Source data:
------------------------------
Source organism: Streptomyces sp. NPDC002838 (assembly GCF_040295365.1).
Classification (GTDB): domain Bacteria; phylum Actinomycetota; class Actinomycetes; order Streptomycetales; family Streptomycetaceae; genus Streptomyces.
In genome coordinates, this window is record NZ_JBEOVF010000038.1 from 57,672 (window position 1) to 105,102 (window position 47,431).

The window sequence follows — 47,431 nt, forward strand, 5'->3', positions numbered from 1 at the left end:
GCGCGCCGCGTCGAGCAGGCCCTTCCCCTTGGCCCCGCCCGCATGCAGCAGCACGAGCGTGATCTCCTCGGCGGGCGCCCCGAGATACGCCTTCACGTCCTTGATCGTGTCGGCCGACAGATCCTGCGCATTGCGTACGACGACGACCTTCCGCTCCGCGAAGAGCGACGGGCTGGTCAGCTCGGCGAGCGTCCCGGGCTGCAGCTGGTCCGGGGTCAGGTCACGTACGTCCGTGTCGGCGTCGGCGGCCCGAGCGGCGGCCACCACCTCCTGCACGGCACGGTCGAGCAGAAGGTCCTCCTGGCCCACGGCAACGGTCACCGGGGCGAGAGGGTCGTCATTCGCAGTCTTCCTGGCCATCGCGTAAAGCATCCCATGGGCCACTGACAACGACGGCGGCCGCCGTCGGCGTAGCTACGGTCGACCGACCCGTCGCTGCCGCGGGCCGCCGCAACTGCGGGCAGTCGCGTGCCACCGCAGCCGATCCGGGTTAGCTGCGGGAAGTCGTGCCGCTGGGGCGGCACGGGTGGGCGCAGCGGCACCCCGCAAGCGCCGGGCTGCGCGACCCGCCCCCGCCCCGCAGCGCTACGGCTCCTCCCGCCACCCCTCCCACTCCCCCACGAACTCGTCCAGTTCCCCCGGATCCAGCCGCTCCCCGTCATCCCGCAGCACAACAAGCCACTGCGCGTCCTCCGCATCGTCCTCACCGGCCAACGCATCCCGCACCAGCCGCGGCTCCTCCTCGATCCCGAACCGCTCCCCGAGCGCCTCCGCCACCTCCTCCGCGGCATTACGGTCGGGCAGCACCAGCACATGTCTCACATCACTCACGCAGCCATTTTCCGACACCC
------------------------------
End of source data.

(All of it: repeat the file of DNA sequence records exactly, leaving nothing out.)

Source organism: Streptomyces sp. NPDC002838 (assembly GCF_040295365.1).
Classification (GTDB): domain Bacteria; phylum Actinomycetota; class Actinomycetes; order Streptomycetales; family Streptomycetaceae; genus Streptomyces.
In genome coordinates, this window is record NZ_JBEOVF010000038.1 from 57,672 (window position 1) to 105,102 (window position 47,431).

The window sequence follows — 47,431 nt, forward strand, 5'->3', positions numbered from 1 at the left end:
GCGCGCCGCGTCGAGCAGGCCCTTCCCCTTGGCCCCGCCCGCATGCAGCAGCACGAGCGTGATCTCCTCGGCGGGCGCCCCGAGATACGCCTTCACGTCCTTGATCGTGTCGGCCGACAGATCCTGCGCATTGCGTACGACGACGACCTTCCGCTCCGCGAAGAGCGACGGGCTGGTCAGCTCGGCGAGCGTCCCGGGCTGCAGCTGGTCCGGGGTCAGGTCACGTACGTCCGTGTCGGCGTCGGCGGCCCGAGCGGCGGCCACCACCTCCTGCACGGCACGGTCGAGCAGAAGGTCCTCCTGGCCCACGGCAACGGTCACCGGGGCGAGAGGGTCGTCATTCGCAGTCTTCCTGGCCATCGCGTAAAGCATCCCATGGGCCACTGACAACGACGGCGGCCGCCGTCGGCGTAGCTACGGTCGACCGACCCGTCGCTGCCGCGGGCCGCCGCAACTGCGGGCAGTCGCGTGCCACCGCAGCCGATCCGGGTTAGCTGCGGGAAGTCGTGCCGCTGGGGCGGCACGGGTGGGCGCAGCGGCACCCCGCAAGCGCCGGGCTGCGCGACCCGCCCCCGCCCCGCAGCGCTACGGCTCCTCCCGCCACCCCTCCCACTCCCCCACGAACTCGTCCAGTTCCCCCGGATCCAGCCGCTCCCCGTCATCCCGCAGCACAACAAGCCACTGCGCGTCCTCCGCATCGTCCTCACCGGCCAACGCATCCCGCACCAGCCGCGGCTCCTCCTCGATCCCGAACCGCTCCCCGAGCGCCTCCGCCACCTCCTCCGCGGCATTACGGTCGGGCAGCACCAGCACATGTCTCACATCACTCACGCAGCCATTTTCCGACACCC